“Scientists are not as price-conscious as other professionals, mainly because they are not spending their own money,” [Robert Maxwell] told his publication Global Business in a 1988 interview. And since there was no way to swap one journal for another, cheaper one, the result was, Maxwell continued, “a perpetual financing machine”. Librarians were locked into a series of thousands of tiny monopolies. There were now more than a million scientific articles being published a year, and they had to buy all of them at whatever price the publishers wanted.

The Big Deal has been the subject of quite a few interesting long reads — deep historical dives, scholarly critiques, and longer-form insights from librarians and others working with and observing the Big Deal phenomenon. Periodically I’d like to recommend one such piece for your weekend reading pleasure.

The perfect place to start, I think, is with a lively history of scholarly publishing by Stephen Buranyi for the Guardian, entitled “Is the Staggeringly Profitable Business of Scientific Publishing Bad for Science?

You can probably guess the answer, but the most interesting thing about the piece isn’t its version of the oft-repeated litany of dysfunctions in scholarly publishing. That part is good, and it is laid out in a clever narrative way in the piece’s introductory section, but the real highlight of the piece is its central story, which revolves around publishing tycoon Robert Maxwell, whose ambition and military connections put him in the right place at the right time to build the system of academic journals we are struggling to reform today.

The story shows Maxwell pioneering all of the system’s excesses. The profit-driven proliferation of journal titles:

While his competitors groused about him diluting the market, Maxwell knew that there was, in fact, no limit to the market. Creating The Journal of Nuclear Energy didn’t take business away from rival publisher North Holland’s journal Nuclear Physics. Scientific articles are about unique discoveries: one article cannot substitute for another. If a serious new journal appeared, scientists would simply request that their university library subscribe to that one as well. If Maxwell was creating three times as many journals as his competition, he would make three times more money.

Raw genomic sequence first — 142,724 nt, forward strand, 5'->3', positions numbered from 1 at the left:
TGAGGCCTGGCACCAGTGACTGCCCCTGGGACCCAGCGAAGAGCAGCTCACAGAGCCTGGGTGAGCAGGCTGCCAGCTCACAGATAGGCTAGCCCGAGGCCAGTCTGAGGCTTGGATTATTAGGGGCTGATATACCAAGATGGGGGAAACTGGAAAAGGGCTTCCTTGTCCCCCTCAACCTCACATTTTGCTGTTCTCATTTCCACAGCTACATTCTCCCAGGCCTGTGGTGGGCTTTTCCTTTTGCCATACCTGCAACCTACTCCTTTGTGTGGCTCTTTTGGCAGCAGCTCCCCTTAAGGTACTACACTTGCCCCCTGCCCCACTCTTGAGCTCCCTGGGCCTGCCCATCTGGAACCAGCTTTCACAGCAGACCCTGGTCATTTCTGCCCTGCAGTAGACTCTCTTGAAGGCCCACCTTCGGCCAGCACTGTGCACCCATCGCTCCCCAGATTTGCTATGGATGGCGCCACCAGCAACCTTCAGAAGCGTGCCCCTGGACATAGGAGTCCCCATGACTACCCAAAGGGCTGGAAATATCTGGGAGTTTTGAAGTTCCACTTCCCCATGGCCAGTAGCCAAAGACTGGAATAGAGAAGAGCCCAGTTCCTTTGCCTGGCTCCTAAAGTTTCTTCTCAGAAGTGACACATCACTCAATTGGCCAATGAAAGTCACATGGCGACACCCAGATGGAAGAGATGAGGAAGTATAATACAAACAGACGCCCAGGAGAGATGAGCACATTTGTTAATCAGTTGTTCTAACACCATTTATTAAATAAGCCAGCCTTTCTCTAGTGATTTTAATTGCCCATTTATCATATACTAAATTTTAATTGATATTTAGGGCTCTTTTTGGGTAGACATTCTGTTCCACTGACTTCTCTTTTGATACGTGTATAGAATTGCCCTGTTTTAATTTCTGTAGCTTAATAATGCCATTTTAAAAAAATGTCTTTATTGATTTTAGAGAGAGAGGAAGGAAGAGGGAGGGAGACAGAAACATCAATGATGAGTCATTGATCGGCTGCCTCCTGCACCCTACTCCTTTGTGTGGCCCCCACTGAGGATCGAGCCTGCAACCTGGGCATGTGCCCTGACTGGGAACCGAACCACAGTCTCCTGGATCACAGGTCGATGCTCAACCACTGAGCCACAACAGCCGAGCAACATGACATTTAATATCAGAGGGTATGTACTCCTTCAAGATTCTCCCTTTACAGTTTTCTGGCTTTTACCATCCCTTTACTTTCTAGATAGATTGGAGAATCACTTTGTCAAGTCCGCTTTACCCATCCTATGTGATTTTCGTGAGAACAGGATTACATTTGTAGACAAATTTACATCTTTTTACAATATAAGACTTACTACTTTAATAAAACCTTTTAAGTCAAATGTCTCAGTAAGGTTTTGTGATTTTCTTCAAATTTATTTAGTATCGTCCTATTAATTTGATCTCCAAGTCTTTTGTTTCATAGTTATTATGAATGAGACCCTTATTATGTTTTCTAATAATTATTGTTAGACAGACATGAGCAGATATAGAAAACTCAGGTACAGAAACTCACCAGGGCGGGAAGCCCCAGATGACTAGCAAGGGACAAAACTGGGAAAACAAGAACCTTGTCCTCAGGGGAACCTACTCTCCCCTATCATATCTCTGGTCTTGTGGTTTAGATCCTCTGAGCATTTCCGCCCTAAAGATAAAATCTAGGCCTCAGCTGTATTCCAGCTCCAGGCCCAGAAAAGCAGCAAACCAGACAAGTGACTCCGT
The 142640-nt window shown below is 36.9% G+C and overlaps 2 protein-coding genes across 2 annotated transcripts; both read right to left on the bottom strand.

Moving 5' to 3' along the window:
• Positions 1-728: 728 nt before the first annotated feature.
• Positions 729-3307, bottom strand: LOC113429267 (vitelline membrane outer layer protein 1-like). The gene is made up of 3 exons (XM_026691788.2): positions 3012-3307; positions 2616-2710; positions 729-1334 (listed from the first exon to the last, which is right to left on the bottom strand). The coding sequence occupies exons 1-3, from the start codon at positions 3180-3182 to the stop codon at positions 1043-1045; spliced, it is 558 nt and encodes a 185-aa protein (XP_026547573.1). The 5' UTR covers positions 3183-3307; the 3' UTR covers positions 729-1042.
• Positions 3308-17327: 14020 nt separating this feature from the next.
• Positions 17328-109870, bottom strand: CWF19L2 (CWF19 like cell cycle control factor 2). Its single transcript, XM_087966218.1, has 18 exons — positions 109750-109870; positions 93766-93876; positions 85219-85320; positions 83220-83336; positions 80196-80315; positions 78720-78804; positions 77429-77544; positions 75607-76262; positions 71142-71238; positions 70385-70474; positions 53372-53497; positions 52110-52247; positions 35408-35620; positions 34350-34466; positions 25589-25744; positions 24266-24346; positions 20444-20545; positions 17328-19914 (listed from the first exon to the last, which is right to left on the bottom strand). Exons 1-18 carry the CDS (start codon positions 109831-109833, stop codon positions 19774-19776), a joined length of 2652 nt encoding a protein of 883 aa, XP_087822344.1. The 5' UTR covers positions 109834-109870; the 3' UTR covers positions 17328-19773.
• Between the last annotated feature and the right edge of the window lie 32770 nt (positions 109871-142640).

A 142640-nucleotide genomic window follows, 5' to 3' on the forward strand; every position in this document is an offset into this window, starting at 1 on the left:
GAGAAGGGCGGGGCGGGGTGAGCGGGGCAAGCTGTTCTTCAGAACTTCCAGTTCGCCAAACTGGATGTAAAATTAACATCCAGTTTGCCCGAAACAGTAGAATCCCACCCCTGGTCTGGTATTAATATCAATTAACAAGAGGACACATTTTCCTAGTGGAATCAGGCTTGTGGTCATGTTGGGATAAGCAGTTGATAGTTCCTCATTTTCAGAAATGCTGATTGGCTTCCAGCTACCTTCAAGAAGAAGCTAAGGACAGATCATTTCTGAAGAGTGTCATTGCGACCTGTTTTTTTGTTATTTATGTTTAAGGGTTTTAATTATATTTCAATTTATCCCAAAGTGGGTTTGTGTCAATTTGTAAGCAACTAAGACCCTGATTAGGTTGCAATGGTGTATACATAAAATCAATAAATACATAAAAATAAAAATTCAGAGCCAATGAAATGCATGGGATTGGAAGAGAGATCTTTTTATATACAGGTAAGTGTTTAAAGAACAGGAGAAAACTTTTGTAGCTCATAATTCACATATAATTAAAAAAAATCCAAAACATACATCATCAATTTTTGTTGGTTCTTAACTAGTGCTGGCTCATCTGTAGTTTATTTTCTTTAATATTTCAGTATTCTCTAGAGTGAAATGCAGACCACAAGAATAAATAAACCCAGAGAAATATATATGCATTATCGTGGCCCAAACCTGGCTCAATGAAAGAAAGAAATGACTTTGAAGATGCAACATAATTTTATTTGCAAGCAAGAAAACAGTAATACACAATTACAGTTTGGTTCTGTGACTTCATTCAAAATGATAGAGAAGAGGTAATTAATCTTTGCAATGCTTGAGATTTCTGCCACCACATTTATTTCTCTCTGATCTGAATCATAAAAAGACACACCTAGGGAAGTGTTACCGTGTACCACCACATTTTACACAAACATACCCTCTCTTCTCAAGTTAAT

The spectacle of lavish vendor-funded receptions at academic conferences:

Scientific conferences tended to be drab, low-ceilinged affairs, but when Maxwell returned to the Geneva conference that year, he rented a house in nearby Collonge-Bellerive, a picturesque town on the lakeshore, where he entertained guests at parties with booze, cigars and sailboat trips. Scientists had never seen anything like him. “He always said we don’t compete on sales, we compete on authors,” Albert Henderson, a former deputy director at Pergamon, told me.

And the coopting of society journals:

Scientific societies, such as the British Society of Rheology, seeing the writing on the wall, even began letting Pergamon take over their journals for a small regular fee. Leslie Iversen, former editor at the Journal of Neurochemistry, recalls being wooed with lavish dinners at Maxwell’s estate. “He was very impressive, this big entrepreneur,” said Iversen. “We would get dinner and fine wine, and at the end he would present us a cheque – a few thousand pounds for the society. It was more money than us poor scientists had ever seen.”

All seem to have their origins at least partly with Maxwell.

It’s a good story, and a reminder that none of the current system is divinely ordained or inevitable. A fair amount of it, in fact, could perhaps be traced to the ambitions and proclivities of a few individuals.

And here’s an unsurprising coda to the Maxwell story: “In 1991, to finance his impending purchase of the New York Daily News, Maxwell sold Pergamon to its quiet Dutch competitor Elsevier for £440m (£919m today).”